Every IBM i Shop Must Have An API Integration Strategy
October 6, 2021 Daniel Magid
I have had several very exciting conversations with IBM i users recently about new technology as they have reached out to Eradani for help in advancing their IBM i applications using APIs. More and more I hear how IBM i pros are learning new things and innovating to transform their IBM systems into examples of leading-edge computing. One of the cool things IBM i users are recognizing is that the value of APIs comes not just from making IBM i data available to other applications and outside users, but also from adding additional function to RPG applications by calling out to APIs.
Anyone who has listened in on any of the scores of presentations I have delivered on IBM i application development knows I like to start out with this slide:
The point of this image is to illustrate that it is a widespread myth that the IBM i is a legacy platform limited to RPG, COBOL, Db2, and green screens. The reality is that you can do just about anything on the IBM i that you can do on other platforms. You just need to take advantage of all the terrific features that the Rochester lab is building. The people who have seen my presentations also know that I like to move from that first slide to this slide:
Ironically, the great benefit IBM provides by ensuring backward compatibility forever is also the thing that keeps us from moving forward. Backward compatibility keeps the total cost of ownership of the IBM i so low because, unlike other platforms, we don’t have to keep rewriting our applications as technology changes. But it also means that we have never been forced to update our applications to match the state of the market. So, while backward compatibility provides great investment protection, it has let us get comfortable staying with old technology (we have several customers still running RPG II with internally described files!).
To their credit, IBM i professionals have focused on ensuring that their core applications provide comprehensive functionality that is finely tailored to how our companies do business rather than worrying about the latest industry trends. Because of this, IBM i applications are incredibly robust and very difficult to replace. However, we have left many of our end users and executives frustrated because they perceive IBM i applications as outdated. This, in turn, leads to the desire in too many people to examine the possibility of replacing the IBM i.
That is why some of my recent conversations have been so fantastic. IBM i customers are reaching out to Eradani because they are excited about adopting open source, new languages, and APIs so that their organizations can participate in all of the emerging business trends. They are discovering that APIs make it possible to access the latest technology without the expense, risk, and wasted effort of rewriting their highly valuable, proven RPG applications.
“You don’t start with an API strategy. You start with a business strategy and customer experience. Then you figure out what APIs need to be in place!’ – Joe McKendrick
Calling Out To APIs Using Db2 Database Triggers To Automate Online Shopping
We have a customer who is opening up an online eCommerce store using Shopify. Shopify makes it very easy to set up a store by providing all the functions customers expect from online shopping. Shopify has already built the catalog search and display functions, shopping cart and ordering functions, shipment scheduling, user reviews, and many other valuable capabilities. The difficulty is the customer must ensure that the Shopify is in sync with their inventory, catalog, and pricing information on their IBM i – information that is always in flux. To solve this problem, the company is using database triggers to call out from their IBM i to the Shopify APIs via Eradani Connect to update the online store information.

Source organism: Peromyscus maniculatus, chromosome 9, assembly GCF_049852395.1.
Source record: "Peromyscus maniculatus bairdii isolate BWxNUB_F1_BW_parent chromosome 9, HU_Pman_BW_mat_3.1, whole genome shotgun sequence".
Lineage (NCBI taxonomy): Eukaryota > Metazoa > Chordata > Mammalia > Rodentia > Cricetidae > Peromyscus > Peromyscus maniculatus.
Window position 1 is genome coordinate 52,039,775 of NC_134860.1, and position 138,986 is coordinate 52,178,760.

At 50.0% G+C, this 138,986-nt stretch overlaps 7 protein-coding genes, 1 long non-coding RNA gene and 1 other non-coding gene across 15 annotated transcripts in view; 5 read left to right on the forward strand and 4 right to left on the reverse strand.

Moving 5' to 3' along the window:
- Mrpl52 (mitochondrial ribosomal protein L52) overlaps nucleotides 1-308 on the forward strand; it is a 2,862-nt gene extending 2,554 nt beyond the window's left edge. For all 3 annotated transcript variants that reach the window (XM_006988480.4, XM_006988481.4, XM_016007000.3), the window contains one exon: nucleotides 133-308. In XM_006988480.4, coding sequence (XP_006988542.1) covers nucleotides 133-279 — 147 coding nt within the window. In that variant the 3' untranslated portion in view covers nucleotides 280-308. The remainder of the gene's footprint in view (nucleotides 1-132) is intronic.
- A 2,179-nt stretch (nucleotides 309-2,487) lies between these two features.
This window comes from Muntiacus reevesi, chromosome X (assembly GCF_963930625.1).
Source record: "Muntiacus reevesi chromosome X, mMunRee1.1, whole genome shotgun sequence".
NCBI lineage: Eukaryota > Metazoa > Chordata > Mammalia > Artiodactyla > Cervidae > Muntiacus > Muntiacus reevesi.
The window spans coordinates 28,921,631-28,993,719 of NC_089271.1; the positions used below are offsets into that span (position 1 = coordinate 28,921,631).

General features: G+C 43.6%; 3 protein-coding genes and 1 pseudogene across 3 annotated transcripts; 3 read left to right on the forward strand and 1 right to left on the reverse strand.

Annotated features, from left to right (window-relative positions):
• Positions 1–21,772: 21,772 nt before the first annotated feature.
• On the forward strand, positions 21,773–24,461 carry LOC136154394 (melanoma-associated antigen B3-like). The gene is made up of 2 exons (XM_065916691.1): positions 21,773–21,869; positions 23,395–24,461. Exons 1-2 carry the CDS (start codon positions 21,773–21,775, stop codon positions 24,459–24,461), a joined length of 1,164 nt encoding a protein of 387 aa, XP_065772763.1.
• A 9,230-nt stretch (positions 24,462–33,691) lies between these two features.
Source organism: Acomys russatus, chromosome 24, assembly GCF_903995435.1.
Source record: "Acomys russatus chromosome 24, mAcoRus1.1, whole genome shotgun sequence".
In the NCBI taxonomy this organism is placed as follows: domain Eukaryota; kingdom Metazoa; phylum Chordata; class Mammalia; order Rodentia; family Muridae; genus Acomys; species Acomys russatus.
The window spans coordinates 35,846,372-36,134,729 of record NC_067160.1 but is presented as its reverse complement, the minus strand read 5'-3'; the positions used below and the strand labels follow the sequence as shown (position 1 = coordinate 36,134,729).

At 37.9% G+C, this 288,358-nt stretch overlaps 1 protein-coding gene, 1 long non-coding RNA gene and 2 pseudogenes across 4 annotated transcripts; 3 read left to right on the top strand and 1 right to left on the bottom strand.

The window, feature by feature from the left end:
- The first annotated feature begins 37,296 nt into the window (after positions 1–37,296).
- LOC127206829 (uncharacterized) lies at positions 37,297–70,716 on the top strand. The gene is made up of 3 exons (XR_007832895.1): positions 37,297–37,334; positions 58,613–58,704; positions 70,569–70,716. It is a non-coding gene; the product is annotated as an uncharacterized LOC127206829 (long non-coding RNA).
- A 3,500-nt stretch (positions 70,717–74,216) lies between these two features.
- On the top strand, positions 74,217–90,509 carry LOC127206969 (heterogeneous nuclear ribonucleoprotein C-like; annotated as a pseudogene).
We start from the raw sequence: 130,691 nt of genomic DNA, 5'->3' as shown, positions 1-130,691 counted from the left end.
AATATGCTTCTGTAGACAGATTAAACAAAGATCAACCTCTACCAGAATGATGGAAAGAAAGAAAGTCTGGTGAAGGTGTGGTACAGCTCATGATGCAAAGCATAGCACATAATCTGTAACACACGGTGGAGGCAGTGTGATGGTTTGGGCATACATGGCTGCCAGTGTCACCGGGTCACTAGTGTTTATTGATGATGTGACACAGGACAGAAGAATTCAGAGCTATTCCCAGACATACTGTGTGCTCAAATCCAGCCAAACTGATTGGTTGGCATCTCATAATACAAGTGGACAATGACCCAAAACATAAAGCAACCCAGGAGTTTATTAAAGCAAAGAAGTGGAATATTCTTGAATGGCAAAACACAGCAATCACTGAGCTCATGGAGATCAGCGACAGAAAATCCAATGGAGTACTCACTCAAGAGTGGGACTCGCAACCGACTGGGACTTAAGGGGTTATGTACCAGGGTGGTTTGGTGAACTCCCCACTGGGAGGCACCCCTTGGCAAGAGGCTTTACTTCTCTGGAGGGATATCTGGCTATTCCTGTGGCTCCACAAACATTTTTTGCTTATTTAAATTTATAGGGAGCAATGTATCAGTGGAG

Using database triggers and the Shopify APIs means that as data is changed on the IBM i, those changes are immediately reflected on the Shopify site.
The company is also using Eradani Connect’s support for inbound API calls to provide accurate price quotes. They have a complex pricing algorithm written in RPG that takes into consideration the customer’s volume of business, the quantities they are ordering, which products they are ordering, and many other factors. So, before they can give the customer a price quote, the Shopify site has to send the customer and shopping cart information to their IBM i via an API. The IBM i then runs the RPG quoting process and sends the price quote back to the customer via the Shopify site.
This was all very easy to do using the bidirectional API capabilities in Eradani Connect.
Using Bidirectional API Calls To Eliminate Wasted Time And Reduce Costs
We have another customer that uses both the call in and call out capabilities of Eradani Connect to generate cost savings by automating existing business processes. This customer is a logistics provider that needs to manage large storage yards of shipping containers and truck trailers. Truck drivers were wasting valuable time driving around the yard looking for the right containers. To solve the problem, they are attaching RFID tags to the containers and trailers as they enter the yard. Those tags are constantly scanned and the location data is transmitted via an API to Amazon’s Simple Notification Service, which then sends the messages on to their hosted yard management system. The IBM i then uses Eradani Connect’s calling out capability to get the current location of each trailer and container via Amazon’s Simple Queue Service. When a truck enters the yard, it can be directed right to the appropriate place, saving hundreds of thousands of dollars in what was wasted labor.